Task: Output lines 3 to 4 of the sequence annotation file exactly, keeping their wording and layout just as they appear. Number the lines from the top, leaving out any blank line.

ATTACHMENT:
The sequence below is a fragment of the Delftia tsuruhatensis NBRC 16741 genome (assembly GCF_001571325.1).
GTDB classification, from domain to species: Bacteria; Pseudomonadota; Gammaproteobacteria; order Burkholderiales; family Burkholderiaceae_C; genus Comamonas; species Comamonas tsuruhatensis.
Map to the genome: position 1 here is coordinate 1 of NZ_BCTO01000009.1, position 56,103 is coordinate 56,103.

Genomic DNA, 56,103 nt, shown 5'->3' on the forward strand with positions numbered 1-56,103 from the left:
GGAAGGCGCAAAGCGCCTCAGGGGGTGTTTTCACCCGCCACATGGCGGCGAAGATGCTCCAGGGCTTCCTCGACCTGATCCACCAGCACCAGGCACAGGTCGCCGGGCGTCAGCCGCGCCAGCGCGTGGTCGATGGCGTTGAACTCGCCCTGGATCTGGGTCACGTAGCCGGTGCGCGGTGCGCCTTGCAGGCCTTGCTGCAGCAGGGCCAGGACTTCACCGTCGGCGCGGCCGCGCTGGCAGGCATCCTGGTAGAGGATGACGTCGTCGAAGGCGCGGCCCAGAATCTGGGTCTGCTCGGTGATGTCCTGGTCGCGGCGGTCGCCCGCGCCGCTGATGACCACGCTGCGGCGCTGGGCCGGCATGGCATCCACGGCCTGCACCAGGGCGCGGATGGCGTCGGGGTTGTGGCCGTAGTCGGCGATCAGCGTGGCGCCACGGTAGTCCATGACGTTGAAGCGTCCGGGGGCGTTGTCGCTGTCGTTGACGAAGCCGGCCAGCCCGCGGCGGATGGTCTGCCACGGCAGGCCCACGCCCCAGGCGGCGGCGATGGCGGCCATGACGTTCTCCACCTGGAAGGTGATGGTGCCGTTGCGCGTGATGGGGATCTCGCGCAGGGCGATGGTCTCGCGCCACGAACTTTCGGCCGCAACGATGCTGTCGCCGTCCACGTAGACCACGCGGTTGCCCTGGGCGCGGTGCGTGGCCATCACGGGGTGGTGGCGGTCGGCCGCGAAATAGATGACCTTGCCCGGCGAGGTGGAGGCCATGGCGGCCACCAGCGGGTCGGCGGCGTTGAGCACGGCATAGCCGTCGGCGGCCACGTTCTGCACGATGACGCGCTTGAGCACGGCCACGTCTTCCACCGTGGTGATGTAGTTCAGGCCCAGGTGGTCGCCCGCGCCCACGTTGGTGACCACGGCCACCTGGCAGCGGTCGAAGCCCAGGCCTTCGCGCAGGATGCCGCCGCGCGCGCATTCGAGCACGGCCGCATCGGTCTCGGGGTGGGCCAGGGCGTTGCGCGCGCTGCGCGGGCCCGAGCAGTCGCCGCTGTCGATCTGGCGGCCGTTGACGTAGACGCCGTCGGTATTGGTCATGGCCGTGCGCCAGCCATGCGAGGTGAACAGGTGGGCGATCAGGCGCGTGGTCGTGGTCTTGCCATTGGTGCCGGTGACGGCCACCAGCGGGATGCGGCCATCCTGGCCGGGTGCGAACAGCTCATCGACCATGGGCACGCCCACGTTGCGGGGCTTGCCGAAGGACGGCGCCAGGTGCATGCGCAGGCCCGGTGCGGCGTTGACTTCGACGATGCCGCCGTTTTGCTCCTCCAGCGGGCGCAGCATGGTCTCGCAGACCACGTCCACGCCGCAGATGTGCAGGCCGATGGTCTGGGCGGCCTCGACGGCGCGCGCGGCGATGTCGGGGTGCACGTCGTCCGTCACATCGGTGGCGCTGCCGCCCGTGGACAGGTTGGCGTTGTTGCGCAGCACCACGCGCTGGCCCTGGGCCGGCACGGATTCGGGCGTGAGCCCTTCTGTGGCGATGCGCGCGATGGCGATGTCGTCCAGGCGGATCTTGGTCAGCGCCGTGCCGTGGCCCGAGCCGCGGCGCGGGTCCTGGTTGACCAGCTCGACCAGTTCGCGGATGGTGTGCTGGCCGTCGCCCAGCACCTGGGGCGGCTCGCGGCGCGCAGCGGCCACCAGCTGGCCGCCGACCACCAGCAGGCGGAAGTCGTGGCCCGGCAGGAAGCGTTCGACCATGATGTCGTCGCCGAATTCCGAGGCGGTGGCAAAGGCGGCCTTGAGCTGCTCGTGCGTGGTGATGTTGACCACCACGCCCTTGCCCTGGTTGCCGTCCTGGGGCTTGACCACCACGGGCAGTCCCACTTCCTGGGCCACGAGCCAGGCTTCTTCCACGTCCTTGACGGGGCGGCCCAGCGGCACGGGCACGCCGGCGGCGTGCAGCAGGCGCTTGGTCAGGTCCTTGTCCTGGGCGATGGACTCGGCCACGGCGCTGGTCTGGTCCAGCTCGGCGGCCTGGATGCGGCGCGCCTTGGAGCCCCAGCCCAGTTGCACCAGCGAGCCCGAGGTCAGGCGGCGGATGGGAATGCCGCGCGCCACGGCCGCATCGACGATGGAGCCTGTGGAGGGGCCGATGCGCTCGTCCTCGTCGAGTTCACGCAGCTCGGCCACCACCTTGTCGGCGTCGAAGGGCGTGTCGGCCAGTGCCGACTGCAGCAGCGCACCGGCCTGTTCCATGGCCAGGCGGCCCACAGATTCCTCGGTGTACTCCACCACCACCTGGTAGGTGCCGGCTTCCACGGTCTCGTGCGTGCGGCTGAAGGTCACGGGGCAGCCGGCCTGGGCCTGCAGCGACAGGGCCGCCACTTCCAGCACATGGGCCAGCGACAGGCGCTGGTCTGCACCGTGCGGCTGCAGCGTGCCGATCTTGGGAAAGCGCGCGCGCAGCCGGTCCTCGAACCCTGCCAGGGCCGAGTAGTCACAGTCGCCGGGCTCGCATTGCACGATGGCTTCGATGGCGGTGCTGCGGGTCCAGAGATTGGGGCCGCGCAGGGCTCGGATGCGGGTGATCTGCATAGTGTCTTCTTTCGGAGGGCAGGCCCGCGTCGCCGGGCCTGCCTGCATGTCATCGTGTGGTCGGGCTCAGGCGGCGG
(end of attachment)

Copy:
Map to the genome: position 1 here is coordinate 1 of NZ_BCTO01000009.1, position 56,103 is coordinate 56,103.

Genomic DNA, 56,103 nt, shown 5'->3' on the forward strand with positions numbered 1-56,103 from the left: